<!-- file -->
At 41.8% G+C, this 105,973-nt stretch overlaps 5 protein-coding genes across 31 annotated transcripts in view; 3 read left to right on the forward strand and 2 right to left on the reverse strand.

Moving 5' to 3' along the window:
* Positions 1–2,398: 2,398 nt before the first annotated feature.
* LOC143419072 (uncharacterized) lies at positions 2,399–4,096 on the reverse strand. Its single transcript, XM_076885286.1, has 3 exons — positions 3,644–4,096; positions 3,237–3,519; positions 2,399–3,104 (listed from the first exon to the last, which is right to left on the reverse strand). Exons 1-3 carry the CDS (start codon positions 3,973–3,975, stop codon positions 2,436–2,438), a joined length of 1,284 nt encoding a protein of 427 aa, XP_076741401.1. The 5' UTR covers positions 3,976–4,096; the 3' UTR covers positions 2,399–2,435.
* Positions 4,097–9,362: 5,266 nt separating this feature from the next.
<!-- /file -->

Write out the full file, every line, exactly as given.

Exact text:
At 41.8% G+C, this 105,973-nt stretch overlaps 5 protein-coding genes across 31 annotated transcripts in view; 3 read left to right on the forward strand and 2 right to left on the reverse strand.

Moving 5' to 3' along the window:
* Positions 1–2,398: 2,398 nt before the first annotated feature.
* LOC143419072 (uncharacterized) lies at positions 2,399–4,096 on the reverse strand. Its single transcript, XM_076885286.1, has 3 exons — positions 3,644–4,096; positions 3,237–3,519; positions 2,399–3,104 (listed from the first exon to the last, which is right to left on the reverse strand). Exons 1-3 carry the CDS (start codon positions 3,973–3,975, stop codon positions 2,436–2,438), a joined length of 1,284 nt encoding a protein of 427 aa, XP_076741401.1. The 5' UTR covers positions 3,976–4,096; the 3' UTR covers positions 2,399–2,435.
* Positions 4,097–9,362: 5,266 nt separating this feature from the next.